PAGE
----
The Perfect Enemy | Letter: Covid is here to stay and Beijing’s policy needs to reflect that
February 17, 2024

Letter: Covid is here to stay and Beijing’s policy needs to reflect that

Letter: Covid is here to stay and Beijing’s policy needs to reflect that  Financial Times

Ezekiel Emanuel’s op-ed “China’s zero-Covid policy is self-defeating” (Opinion, September 8) describes well the damage done by the current China policy. However, such pitfalls in decision-making are not uncommon. Where China goes wrong is it makes the classic mistake of conflating the “complicated” with the “complex”.

Research by the late Brenda Zimmerman, a renowned scholar of complexity science and adviser to the Plexus Institute in Washington, and more recently Dave Snowden’s Cynefin framework, show that “complicated” problems require analytical solutions which can often be found by a linear controlled approach. “Complex” problems are very different, and for them linear analytical approaches do not work well.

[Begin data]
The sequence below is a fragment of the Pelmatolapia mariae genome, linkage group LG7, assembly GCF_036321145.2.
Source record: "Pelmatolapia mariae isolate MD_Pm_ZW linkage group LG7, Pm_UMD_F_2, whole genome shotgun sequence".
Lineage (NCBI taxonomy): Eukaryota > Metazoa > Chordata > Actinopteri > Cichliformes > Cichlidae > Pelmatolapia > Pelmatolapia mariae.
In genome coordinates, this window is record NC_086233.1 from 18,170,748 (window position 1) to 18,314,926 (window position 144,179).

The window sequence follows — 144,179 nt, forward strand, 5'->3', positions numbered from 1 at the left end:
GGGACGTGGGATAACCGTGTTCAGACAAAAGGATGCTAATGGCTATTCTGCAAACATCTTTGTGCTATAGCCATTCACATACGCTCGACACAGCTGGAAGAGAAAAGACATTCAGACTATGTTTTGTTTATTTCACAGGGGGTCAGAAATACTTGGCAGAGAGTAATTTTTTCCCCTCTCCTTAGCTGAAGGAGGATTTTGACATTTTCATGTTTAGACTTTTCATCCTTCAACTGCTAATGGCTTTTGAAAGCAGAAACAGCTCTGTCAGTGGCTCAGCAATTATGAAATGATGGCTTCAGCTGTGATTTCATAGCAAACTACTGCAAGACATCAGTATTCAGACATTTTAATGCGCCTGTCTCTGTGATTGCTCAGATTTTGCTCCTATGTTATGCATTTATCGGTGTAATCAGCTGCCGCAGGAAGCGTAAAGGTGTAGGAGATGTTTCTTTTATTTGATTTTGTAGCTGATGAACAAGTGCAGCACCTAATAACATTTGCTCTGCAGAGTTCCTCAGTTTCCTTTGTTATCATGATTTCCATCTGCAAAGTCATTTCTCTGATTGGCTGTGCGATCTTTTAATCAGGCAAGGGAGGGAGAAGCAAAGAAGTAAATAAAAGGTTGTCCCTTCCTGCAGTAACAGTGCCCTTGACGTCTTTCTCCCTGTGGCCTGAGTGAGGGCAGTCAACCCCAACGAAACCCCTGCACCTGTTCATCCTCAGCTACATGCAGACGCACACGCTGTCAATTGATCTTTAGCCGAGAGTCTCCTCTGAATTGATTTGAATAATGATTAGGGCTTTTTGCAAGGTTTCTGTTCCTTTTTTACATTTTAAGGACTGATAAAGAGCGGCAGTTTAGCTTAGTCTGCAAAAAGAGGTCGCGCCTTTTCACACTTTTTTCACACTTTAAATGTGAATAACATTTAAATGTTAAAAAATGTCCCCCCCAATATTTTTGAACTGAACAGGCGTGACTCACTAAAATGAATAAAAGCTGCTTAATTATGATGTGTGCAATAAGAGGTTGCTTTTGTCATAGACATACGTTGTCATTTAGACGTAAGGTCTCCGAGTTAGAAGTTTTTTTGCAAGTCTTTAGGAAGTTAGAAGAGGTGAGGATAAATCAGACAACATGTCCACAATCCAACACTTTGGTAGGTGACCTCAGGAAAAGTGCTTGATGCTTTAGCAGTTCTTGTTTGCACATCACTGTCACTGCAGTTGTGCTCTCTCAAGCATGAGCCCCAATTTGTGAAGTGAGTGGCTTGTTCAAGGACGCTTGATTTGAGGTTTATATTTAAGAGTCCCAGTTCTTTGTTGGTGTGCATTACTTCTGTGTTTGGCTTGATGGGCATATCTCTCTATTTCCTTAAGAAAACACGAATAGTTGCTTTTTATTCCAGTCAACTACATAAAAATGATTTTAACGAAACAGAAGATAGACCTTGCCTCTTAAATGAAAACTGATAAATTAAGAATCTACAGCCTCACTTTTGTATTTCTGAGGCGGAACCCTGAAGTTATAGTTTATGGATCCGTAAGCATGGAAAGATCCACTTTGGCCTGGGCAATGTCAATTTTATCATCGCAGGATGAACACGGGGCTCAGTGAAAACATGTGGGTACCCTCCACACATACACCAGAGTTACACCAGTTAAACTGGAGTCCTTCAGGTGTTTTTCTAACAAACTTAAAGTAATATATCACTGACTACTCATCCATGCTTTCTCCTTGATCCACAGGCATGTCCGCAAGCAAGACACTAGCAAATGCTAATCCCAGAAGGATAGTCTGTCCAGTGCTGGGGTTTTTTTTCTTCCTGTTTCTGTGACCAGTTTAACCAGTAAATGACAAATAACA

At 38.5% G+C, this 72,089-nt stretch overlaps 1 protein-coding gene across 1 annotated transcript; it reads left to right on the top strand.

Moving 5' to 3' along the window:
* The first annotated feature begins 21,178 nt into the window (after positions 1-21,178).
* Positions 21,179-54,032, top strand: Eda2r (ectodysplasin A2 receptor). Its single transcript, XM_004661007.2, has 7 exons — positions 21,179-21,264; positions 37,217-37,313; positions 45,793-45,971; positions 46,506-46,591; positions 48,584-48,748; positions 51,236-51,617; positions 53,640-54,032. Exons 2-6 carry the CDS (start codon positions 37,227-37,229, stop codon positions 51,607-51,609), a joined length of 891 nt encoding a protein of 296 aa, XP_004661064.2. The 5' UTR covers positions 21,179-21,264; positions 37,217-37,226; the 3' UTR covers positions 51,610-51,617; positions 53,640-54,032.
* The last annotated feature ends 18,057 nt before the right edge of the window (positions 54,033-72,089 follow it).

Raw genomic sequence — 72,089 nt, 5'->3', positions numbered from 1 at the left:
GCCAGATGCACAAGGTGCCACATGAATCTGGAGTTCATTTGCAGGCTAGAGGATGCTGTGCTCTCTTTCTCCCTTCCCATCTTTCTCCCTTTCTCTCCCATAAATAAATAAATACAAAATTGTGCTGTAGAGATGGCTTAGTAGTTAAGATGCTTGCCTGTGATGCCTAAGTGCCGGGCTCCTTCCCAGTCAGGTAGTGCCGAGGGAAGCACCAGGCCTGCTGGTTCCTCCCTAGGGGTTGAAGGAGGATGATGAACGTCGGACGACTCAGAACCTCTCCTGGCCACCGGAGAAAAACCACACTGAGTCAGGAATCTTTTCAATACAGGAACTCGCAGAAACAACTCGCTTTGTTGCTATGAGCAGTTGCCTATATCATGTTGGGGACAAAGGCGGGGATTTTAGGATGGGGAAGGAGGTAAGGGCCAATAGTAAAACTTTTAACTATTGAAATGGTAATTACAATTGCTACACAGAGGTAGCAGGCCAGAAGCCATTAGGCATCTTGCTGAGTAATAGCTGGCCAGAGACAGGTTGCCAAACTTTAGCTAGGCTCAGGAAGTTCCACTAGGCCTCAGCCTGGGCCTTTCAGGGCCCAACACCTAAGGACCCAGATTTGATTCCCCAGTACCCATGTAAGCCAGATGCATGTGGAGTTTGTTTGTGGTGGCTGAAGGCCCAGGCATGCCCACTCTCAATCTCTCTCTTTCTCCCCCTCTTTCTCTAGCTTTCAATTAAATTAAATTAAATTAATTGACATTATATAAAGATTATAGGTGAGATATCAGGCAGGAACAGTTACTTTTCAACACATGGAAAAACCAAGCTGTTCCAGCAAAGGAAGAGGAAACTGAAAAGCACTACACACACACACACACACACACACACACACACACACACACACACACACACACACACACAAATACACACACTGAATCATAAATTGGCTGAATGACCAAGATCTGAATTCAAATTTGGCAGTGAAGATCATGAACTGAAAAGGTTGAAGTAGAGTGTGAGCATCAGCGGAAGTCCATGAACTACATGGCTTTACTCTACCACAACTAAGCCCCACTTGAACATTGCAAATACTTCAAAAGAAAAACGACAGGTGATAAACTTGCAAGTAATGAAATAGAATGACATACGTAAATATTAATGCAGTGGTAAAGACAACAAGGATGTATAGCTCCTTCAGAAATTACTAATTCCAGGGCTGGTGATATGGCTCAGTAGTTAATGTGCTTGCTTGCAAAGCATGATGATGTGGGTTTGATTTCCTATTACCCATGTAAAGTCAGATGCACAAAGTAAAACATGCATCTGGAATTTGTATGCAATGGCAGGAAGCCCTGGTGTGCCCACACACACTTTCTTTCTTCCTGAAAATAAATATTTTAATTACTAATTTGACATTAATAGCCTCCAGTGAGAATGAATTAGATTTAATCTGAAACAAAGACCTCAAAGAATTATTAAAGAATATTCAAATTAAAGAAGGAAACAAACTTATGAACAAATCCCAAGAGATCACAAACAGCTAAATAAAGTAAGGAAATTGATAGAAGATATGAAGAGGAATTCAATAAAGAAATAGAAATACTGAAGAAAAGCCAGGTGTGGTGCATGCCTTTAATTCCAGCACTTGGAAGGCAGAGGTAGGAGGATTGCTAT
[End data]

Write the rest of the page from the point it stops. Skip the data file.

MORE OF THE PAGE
The Wuhan strain (and Delta which followed), with an infection rate Ro, the basic reproduction number in a population with no immunity and no containment measures, of about three was a “complicated” challenge. One could predict through analysis how to control the outbreak. And so the initial China policy worked well. While the rest of the world suffered, China for two years had relative freedoms, and indeed kept the global economy on a fairly even keel. However, Omicron is far more complex. Its infection rate is a quantum leap. It is impossible to analyse and predict where it will occur.

It is interesting to note that the zero-Covid policy in China has evolved into a “dynamic” zero-Covid policy, with a localised lockdown of a compound here, a factory there, or a brief circuit breaker for a smaller town. However, the present approach to try to control the breakouts of Omicron is simply unsustainable, given the complexity. Covid, like flu or the common cold, is here to stay. Time will tell how much further the policy in China evolves, but it will necessarily change.

The sooner it does, the better it will be for China and the world economy.

Professor Nick Obolensky
European Centre for Executive Development (Cedep)
Insead, Fontainebleau, France